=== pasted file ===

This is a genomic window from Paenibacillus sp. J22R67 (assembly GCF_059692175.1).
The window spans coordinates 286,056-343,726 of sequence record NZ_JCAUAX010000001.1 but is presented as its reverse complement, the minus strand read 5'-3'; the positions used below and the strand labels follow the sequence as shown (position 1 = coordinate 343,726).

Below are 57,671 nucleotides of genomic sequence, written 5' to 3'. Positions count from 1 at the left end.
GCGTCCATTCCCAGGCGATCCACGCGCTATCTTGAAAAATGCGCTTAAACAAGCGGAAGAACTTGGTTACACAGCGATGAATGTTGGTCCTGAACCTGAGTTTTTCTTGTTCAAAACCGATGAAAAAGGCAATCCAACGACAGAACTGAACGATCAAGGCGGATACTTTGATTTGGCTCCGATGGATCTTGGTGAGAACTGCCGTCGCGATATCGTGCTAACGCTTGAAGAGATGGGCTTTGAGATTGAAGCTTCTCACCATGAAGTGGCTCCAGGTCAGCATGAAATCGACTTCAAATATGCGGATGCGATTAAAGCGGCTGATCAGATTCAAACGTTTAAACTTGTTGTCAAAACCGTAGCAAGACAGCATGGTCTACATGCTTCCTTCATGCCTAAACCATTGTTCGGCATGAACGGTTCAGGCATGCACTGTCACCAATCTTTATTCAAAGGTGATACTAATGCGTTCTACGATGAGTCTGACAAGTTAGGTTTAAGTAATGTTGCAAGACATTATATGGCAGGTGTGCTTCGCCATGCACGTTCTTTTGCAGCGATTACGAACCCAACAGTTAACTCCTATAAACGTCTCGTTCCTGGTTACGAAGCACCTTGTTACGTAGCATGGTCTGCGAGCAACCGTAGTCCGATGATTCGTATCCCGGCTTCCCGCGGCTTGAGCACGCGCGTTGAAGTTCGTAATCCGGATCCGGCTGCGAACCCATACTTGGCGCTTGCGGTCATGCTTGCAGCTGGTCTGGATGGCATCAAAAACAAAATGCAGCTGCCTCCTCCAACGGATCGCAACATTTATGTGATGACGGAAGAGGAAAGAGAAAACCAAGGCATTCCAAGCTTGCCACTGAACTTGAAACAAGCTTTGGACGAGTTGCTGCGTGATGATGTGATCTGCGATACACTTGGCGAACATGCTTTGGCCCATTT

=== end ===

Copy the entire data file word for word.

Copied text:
This is a genomic window from Paenibacillus sp. J22R67 (assembly GCF_059692175.1).
The window spans coordinates 286,056-343,726 of sequence record NZ_JCAUAX010000001.1 but is presented as its reverse complement, the minus strand read 5'-3'; the positions used below and the strand labels follow the sequence as shown (position 1 = coordinate 343,726).

Below are 57,671 nucleotides of genomic sequence, written 5' to 3'. Positions count from 1 at the left end.
GCGTCCATTCCCAGGCGATCCACGCGCTATCTTGAAAAATGCGCTTAAACAAGCGGAAGAACTTGGTTACACAGCGATGAATGTTGGTCCTGAACCTGAGTTTTTCTTGTTCAAAACCGATGAAAAAGGCAATCCAACGACAGAACTGAACGATCAAGGCGGATACTTTGATTTGGCTCCGATGGATCTTGGTGAGAACTGCCGTCGCGATATCGTGCTAACGCTTGAAGAGATGGGCTTTGAGATTGAAGCTTCTCACCATGAAGTGGCTCCAGGTCAGCATGAAATCGACTTCAAATATGCGGATGCGATTAAAGCGGCTGATCAGATTCAAACGTTTAAACTTGTTGTCAAAACCGTAGCAAGACAGCATGGTCTACATGCTTCCTTCATGCCTAAACCATTGTTCGGCATGAACGGTTCAGGCATGCACTGTCACCAATCTTTATTCAAAGGTGATACTAATGCGTTCTACGATGAGTCTGACAAGTTAGGTTTAAGTAATGTTGCAAGACATTATATGGCAGGTGTGCTTCGCCATGCACGTTCTTTTGCAGCGATTACGAACCCAACAGTTAACTCCTATAAACGTCTCGTTCCTGGTTACGAAGCACCTTGTTACGTAGCATGGTCTGCGAGCAACCGTAGTCCGATGATTCGTATCCCGGCTTCCCGCGGCTTGAGCACGCGCGTTGAAGTTCGTAATCCGGATCCGGCTGCGAACCCATACTTGGCGCTTGCGGTCATGCTTGCAGCTGGTCTGGATGGCATCAAAAACAAAATGCAGCTGCCTCCTCCAACGGATCGCAACATTTATGTGATGACGGAAGAGGAAAGAGAAAACCAAGGCATTCCAAGCTTGCCACTGAACTTGAAACAAGCTTTGGACGAGTTGCTGCGTGATGATGTGATCTGCGATACACTTGGCGAACATGCTTTGGCCCATTT